The challenge started confidently, and was pressing the champion, who seemed to be taking a round to scout the youngster. In round 2 Fukunaga showed more life, firing off some brutal body shots, and landing one or two big left hands up top. Those were shots that got respect of other opponents, but for Kaji they were shots that gave him openings, and after taking a look at Fukunaga in round 2 he began to really let loose in round 3, as he began to hurt and rock the champion for the first time. In round 5 he started to not just rock Fukunaga, but really seemed like he wanted to stop him, leaving Fukunaga reeling a number of times, and having the referee almost come between them on a couple of occasions.
To his credit we have seen Fukunaga in trouble before, and we've seen him gut it out. He did exactly that in round 5, and easily won round 6 as Kaji seemed to run flat for a round. It was however just a round for Kaji to catch his breath before having Fukunaga in all sorts of trouble again in round 7, with Kaji completely unable to cope with the combinations and handspeed of Kaji, who seemed to hurt Fukunaga at will, and then unload on him. Some how Fukunaga stayed upright, but looked ready to go round after round.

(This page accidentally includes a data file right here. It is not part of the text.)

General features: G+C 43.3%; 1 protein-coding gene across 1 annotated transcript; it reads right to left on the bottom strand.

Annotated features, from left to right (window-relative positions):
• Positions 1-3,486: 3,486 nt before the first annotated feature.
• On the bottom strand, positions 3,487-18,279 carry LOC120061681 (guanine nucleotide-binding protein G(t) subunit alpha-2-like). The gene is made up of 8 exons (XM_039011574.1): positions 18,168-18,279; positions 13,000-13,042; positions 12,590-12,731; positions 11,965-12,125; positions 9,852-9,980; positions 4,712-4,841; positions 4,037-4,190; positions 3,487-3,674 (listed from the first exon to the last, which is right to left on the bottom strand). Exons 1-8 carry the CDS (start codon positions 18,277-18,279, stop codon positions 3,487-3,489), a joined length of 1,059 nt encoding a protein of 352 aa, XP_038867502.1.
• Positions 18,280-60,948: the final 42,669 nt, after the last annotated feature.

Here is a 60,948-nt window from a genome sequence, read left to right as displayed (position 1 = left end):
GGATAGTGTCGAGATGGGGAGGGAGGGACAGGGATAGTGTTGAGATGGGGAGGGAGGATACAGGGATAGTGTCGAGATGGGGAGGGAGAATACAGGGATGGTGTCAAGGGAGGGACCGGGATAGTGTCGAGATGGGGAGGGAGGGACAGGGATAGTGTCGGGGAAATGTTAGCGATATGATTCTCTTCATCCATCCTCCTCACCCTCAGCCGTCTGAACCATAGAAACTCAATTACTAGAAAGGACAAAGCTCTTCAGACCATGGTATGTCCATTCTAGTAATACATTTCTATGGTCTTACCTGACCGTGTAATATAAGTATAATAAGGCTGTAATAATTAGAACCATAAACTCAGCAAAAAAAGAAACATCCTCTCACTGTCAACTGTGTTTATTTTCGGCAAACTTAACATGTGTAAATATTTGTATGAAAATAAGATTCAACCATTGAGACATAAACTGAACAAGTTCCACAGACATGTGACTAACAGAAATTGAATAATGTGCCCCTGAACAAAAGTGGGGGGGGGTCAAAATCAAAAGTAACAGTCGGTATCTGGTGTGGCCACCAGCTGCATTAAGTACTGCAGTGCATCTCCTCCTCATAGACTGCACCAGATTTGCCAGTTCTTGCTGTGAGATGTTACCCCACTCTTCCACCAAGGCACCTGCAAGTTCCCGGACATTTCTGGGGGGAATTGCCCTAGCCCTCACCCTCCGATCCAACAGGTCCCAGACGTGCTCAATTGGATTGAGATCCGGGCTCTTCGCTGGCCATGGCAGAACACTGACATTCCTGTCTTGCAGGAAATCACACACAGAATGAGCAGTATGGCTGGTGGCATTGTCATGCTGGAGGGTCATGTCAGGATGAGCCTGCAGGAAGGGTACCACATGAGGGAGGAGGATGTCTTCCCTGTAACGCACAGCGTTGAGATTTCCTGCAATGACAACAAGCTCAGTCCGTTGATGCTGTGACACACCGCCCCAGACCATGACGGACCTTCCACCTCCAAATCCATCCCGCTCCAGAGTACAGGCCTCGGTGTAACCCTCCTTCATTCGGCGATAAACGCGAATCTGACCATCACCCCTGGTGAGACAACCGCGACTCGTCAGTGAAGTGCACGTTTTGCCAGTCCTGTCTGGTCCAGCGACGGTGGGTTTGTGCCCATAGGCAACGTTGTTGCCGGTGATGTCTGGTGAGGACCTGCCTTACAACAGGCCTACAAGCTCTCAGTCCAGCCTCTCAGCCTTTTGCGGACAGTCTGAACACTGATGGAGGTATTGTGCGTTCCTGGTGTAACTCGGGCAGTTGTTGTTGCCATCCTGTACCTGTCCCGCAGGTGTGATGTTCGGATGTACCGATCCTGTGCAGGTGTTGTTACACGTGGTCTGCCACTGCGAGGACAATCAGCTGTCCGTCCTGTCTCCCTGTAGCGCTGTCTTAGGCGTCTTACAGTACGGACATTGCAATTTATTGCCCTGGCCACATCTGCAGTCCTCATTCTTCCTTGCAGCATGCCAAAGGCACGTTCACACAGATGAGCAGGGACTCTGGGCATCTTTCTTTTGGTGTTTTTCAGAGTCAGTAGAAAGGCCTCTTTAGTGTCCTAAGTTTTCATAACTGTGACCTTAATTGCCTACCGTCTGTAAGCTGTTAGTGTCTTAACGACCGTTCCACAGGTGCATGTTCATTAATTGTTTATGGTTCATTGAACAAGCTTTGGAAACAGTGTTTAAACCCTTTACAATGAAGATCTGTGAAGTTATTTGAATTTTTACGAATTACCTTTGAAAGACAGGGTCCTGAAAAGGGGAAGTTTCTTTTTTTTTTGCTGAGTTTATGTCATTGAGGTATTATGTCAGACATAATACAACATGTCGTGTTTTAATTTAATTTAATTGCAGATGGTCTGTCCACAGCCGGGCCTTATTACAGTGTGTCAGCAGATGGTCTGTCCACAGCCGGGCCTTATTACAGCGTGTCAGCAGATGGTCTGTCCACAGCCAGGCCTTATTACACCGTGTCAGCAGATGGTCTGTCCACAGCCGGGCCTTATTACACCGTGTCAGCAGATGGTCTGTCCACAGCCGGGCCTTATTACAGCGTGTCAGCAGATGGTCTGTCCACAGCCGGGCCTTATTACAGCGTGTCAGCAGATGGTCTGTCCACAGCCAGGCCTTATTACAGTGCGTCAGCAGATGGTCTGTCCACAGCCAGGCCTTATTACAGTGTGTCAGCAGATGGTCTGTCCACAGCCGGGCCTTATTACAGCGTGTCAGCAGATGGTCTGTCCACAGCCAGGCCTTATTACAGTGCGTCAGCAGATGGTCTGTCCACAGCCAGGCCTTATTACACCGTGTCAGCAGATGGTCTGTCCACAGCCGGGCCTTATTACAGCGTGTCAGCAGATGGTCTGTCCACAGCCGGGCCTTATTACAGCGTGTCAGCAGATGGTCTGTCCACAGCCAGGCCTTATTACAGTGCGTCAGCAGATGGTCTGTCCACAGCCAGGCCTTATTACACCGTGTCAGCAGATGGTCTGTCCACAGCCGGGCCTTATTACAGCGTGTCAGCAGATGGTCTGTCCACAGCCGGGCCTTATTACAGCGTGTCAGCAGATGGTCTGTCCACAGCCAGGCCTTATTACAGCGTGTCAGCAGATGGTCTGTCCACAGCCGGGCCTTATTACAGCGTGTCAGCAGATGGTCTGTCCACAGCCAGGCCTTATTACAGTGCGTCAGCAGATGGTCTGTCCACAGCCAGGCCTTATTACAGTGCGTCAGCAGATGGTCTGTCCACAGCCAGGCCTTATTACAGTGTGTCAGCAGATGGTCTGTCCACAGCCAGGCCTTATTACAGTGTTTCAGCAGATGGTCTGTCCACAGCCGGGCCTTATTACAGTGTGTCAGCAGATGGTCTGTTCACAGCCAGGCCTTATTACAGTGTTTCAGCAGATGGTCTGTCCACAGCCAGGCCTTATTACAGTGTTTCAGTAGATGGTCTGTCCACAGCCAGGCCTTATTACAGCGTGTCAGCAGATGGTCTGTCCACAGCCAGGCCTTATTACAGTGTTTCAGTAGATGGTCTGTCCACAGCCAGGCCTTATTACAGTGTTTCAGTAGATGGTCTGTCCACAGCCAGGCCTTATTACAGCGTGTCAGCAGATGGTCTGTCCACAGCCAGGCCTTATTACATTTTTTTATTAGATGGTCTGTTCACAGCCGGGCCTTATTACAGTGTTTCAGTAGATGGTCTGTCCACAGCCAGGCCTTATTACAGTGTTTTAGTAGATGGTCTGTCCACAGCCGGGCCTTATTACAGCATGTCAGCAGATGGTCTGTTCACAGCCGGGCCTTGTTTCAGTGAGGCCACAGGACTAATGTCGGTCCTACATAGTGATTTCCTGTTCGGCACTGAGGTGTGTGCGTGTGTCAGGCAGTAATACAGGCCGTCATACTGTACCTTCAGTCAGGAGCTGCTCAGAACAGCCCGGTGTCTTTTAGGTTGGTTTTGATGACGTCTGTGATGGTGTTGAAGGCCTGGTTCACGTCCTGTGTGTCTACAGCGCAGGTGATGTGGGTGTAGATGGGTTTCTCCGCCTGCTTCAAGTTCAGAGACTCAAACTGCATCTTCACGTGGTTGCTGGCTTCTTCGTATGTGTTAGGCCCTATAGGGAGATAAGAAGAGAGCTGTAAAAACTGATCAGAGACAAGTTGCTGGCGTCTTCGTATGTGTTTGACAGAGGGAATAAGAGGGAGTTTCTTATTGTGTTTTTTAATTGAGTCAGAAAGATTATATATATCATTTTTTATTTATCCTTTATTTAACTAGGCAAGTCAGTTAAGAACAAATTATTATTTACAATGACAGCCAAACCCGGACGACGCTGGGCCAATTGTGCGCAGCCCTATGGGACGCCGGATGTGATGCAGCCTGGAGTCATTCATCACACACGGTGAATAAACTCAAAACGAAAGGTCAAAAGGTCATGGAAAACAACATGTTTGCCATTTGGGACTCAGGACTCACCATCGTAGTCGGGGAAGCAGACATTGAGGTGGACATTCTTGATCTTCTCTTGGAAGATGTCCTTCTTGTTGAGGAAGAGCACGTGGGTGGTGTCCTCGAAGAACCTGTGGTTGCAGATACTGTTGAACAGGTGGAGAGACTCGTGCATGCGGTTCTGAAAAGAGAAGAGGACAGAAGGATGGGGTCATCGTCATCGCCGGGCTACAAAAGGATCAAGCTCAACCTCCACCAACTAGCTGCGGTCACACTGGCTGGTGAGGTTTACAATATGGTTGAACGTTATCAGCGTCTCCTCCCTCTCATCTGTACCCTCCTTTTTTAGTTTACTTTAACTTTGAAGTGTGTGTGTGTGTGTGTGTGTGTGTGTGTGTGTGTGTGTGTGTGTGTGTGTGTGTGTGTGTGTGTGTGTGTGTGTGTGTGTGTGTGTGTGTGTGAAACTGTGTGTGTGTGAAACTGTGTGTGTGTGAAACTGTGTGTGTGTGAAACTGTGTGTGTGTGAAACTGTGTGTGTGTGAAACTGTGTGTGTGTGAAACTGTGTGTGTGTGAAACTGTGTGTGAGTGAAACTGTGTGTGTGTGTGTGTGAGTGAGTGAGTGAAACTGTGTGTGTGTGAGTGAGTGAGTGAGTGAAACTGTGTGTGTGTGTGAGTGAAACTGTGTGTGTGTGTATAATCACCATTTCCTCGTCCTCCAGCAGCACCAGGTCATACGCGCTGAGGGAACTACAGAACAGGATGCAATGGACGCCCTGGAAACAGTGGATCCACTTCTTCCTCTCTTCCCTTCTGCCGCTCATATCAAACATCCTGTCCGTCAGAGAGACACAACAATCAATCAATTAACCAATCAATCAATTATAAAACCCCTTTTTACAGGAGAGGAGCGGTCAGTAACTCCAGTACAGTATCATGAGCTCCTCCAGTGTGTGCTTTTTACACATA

Heading into the final 3 rounds it seemed like Fukunaga would need a KO, but he didn't come close to getting it. He took punishment through most of round 10, before throwing some desperation shots late on and did next to nothing in round 11, until landing a few body shots late on being caught with a big flurry as a result.